There are four risk treatment options available in an ISO 27001 risk treatment plan: decreasing the risk, avoiding the risk, sharing the risk, and retaining (or accepting) the risk.
Reduce the risk
Decreasing or reducing the IT risk is the most common risk treatment option and involves implementing controls or safeguards to minimise the IT security risk. For example, you might reduce the risk of data loss by implementing a strong data backup process.
Avoid the risk
If a risk is too dangerous or cannot be mitigated through reducing, sharing or acceptance, then the only option is to avoid the risk altogether. For example, the risk of unauthorised laptop access can be avoided by banning the use of company laptops outside of the workplace.
Sharing the risk involves assigning part of the risk to another stakeholder. For example, you might take out an insurance policy to protect your servers against physical damage. This transfers the financial risk to the insurance company, while still leaving some of the risk, e.g. the risk of data loss, as your responsibility. Sharing the risk should be used in conjunction with reduction and avoidance to ensure all bases are covered.
Accept the risk
Accepting, or retaining, the risk is the least desirable treatment option as it essentially means your business is accepting responsibility for that risk without taking any measures to reduce it. This option should only be used in rare circumstances where the cost of reducing the risk is significantly higher than that of the cost of damage the risk would cause if an incident did occur.
How to create a risk treatment plan
A risk treatment plan is the practical, concrete aspect of ISO 27001 implementation. It involves defining each identified risk, which control will be used, stating who will implement the controls and mapping out timeframes, budgets and other practical matters.
There is no one-size-fits-all approach to creating a risk treatment plan for ISO 27001 certification. However, there are some general steps that should be followed:
Conduct a risk assessment: The first step in creating a risk treatment plan is to conduct a comprehensive risk assessment. This will help identify the risks associated with ISO 27001 certification and allow the organisation to prioritise those risks.
Develop a mitigation strategy: Once the risks have been identified, the next step is to develop a mitigation strategy for each risk. The mitigation strategy should be tailored to the specific risk and take into account the organisation’s overall risk appetite.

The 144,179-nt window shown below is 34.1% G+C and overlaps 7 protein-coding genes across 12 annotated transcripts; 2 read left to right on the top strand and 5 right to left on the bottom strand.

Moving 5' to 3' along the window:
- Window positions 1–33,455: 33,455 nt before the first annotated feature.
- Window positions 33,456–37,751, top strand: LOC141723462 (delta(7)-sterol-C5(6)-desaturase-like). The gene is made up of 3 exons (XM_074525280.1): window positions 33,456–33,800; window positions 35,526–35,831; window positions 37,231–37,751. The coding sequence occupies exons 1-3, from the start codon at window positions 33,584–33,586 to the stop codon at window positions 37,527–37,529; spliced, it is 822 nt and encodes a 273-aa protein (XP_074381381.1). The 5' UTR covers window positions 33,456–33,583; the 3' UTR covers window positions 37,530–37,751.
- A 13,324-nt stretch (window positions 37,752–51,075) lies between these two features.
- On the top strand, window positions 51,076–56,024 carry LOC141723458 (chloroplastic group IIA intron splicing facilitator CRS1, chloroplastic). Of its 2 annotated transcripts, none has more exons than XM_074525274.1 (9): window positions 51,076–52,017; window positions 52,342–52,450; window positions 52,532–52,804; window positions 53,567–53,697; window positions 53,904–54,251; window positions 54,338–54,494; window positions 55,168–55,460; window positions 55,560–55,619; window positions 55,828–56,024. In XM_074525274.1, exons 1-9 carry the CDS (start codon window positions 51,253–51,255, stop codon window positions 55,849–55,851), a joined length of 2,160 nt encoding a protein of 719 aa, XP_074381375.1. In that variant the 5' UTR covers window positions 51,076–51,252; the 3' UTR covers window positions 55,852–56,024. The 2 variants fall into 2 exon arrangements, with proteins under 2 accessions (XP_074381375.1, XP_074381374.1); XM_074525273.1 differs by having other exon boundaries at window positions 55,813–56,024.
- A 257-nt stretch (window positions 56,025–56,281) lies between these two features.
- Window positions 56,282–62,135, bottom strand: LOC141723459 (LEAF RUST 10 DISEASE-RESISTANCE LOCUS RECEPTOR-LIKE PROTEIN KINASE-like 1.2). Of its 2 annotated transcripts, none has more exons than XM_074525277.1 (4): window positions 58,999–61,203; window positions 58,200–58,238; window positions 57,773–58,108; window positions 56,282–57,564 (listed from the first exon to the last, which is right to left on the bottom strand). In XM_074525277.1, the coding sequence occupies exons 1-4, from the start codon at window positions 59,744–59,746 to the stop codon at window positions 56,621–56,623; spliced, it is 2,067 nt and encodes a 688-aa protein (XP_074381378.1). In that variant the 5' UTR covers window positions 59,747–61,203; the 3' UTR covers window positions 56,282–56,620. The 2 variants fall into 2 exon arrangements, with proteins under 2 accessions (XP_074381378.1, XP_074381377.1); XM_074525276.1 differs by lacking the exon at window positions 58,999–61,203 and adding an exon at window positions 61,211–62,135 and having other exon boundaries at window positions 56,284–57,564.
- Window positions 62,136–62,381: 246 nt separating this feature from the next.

Implement controls: Once the mitigation strategy has been developed, the next step is to implement the controls that will mitigate the risk. The controls should be tested to ensure that they are effective in mitigating the risk.
Monitor and review: The final step in creating a risk treatment plan is to monitor and review the effectiveness of the controls on an ongoing basis. This will help ensure that the controls remain effective and allow the organisation to make necessary adjustments.
Note: You must complete your Statement of Applicability before creating your risk treatment plan. The Statement of Applicability systematically identifies which controls need to be implemented for each of your organisation’s IT security risks.
To create a risk treatment plan you need to create a document containing the following information:
- Which security controls and other activities need to be implemented
- Who is responsible for the implementation of each control
- Deadlines for each control implementation
- Resources required for each implementation, including financial, time and human resources
- Evaluation and assessment requirements which explain who you will determine if each control implementation was done correctly
Risk treatment plan example
Need help creating an ISO 27001 risk treatment plan?
At BusinessBasics our experienced ISO 27001 consultants can walk you through the entire ISO 27001 certification process including the creation of a comprehensive risk treatment plan.